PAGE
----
What is sin? It is lawlessness, that is, acting outside of what rule says can be done ( 1John 3:4). The term for lawlessness is anomia, which is a compound term formed from the a privative, not or negative, and nomos, law. Accordingly, the idea is that the deed is not within the bounds of what is permitted by rule or law. Vine says of this passage, “This definition of sin sets forth its essential character as the rejection of the law, or will, of God and the substitution of the will of self ” (II:3 17). All unrighteousness (adikia) is sin, that is whatever is not within the plane of what God describes as right (1 John 5: 17). Adikia likewise is a compound word from a-privative, not or negative, and dike, right. Accordingly, the word refers to whatever is not right in the eyes of God. Whatever deed one does at any time that contravenes the law (will) of God or righteousness is a sin, whoever the person may be, saint or alien sinner. They missed the mark or sinned. Sin in these passages is the translation of the word hamartia, which literally means “a missing of the mark” (Vine IV:32). This is why Paul said that some of the Corinthians we; e fornicators, idolaters, adulterers, effeminate, abusers of themselves with men, thieves, covetous, drunkards, revilers, and extortioners. They sinned or missed the mark or the standard that God established in his law for the behavior of his creature man. The response to the first question must be a resounding “yes.”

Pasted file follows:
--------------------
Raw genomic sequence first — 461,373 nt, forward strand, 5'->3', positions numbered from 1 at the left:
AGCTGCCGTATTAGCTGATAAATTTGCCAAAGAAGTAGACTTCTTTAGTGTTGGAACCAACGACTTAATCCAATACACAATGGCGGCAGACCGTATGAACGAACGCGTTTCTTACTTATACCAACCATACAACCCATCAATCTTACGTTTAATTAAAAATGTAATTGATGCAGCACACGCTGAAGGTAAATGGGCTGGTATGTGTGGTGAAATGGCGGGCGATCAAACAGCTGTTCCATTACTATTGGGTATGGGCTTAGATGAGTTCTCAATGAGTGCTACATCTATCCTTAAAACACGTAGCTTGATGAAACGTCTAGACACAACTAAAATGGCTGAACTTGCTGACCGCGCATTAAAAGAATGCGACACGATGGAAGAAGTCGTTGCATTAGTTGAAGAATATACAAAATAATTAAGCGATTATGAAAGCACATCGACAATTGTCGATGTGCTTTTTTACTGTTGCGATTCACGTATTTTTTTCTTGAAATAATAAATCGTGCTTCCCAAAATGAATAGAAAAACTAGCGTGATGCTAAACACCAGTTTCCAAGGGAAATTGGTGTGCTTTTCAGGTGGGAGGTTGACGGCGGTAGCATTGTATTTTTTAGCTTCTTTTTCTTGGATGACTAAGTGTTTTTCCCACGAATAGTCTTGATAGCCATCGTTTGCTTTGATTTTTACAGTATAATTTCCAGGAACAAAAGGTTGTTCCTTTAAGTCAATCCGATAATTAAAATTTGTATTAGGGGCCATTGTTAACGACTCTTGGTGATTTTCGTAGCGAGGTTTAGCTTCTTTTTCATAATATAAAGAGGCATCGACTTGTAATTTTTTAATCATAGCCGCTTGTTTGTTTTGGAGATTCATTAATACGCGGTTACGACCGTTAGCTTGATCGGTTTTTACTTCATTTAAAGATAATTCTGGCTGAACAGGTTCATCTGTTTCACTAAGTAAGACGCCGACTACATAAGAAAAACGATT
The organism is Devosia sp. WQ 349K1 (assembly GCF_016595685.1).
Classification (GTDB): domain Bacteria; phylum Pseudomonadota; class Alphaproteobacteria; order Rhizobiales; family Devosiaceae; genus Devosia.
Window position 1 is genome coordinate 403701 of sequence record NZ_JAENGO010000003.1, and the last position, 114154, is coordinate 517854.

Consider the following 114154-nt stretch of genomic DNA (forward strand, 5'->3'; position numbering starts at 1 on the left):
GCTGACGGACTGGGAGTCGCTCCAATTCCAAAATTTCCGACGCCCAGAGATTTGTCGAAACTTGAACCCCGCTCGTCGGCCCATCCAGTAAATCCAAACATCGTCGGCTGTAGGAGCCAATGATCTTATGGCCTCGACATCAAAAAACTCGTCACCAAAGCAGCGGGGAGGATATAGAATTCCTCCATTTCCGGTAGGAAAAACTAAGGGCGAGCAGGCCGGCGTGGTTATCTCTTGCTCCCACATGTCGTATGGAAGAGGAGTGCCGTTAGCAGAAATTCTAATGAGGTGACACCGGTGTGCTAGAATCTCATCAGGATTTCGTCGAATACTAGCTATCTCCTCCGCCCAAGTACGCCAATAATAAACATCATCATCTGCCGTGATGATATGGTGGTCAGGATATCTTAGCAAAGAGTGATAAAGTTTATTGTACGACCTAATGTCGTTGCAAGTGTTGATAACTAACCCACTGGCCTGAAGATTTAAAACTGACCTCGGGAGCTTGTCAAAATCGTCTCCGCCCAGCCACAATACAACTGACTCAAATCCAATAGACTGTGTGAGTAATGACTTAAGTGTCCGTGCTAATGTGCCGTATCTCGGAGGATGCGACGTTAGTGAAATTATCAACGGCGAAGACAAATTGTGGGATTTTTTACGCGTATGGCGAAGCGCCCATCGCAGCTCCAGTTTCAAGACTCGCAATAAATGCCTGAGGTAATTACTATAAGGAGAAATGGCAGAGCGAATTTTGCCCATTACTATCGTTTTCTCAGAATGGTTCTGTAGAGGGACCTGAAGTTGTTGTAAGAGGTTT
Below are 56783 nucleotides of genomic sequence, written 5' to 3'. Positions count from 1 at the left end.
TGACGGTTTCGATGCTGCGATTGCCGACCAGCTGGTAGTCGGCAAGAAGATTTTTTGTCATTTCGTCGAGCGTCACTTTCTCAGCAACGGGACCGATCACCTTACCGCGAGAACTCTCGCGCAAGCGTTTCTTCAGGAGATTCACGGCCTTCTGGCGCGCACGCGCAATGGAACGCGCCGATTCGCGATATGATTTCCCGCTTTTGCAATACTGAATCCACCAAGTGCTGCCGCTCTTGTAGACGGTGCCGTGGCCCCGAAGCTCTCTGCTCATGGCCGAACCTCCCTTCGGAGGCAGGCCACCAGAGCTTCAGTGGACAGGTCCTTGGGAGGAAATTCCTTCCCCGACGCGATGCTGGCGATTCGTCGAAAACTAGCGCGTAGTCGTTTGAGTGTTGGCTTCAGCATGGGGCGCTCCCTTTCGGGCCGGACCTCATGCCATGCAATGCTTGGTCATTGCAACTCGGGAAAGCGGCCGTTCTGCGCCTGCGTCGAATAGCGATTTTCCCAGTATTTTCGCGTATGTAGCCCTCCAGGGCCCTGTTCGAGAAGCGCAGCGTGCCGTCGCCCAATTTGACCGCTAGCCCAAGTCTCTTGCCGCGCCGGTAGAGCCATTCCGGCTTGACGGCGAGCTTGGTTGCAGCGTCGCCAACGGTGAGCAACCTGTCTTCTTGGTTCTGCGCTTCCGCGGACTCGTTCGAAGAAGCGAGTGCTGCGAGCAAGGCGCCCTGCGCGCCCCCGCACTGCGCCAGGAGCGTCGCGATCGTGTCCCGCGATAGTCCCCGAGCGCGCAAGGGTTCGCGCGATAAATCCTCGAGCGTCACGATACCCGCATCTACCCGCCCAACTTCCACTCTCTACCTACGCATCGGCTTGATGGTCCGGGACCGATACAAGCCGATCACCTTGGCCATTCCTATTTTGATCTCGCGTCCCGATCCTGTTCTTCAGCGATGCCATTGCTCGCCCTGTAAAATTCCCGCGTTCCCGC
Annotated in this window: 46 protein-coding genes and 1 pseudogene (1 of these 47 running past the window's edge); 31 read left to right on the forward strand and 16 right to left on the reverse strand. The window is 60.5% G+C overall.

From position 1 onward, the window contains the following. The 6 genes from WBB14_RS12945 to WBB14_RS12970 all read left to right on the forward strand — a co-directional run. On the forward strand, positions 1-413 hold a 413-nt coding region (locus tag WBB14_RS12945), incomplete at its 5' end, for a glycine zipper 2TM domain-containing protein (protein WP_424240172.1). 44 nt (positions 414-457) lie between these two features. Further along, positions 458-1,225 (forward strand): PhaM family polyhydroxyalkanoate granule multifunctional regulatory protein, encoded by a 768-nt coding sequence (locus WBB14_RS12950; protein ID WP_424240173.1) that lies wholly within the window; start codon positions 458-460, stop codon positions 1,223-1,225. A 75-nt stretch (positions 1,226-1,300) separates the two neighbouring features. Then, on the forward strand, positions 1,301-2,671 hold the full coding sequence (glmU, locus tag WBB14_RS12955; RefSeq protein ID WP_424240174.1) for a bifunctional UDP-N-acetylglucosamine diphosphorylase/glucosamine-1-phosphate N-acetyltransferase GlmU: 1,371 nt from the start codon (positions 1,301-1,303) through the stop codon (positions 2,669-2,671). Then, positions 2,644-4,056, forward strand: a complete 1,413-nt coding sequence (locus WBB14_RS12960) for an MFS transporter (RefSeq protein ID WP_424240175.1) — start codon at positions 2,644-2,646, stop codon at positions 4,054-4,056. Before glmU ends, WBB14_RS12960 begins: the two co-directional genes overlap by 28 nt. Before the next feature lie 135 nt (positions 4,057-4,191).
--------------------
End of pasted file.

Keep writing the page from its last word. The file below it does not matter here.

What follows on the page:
Attention will now be directed to the second question. If one is doing an act that is called drunkenness by the Holy Spirit prior to conversion, and does the same act after conversion, it is still drunkenness. Baptism does not change the nature of a sin. One can be forgiven of drunkenness or any other sin, if one repents with full, confident faith in Christ, and is baptized in water for the remission of sins. But, if one after baptism does the same act as one did before it, and that act was a sin prior to baptism, it will be sin after baptism. If one were committing fornication in a sexual relation prior to being baptized, that same act with the same person after baptism would still be the same sin. If one were committing adultery in a sexual relation, or in a marital relation, prior to being baptized, and continues that same relation after baptism, it is still adultery. Baptism does not change the nature of the deed or act, nor is one by virtue of being baptized permitted to do the same act after baptism but without sin. One’s conversion does not give one the license to continue in the same sinful act after it, as one was doing before conversion. This logic is irrefutable.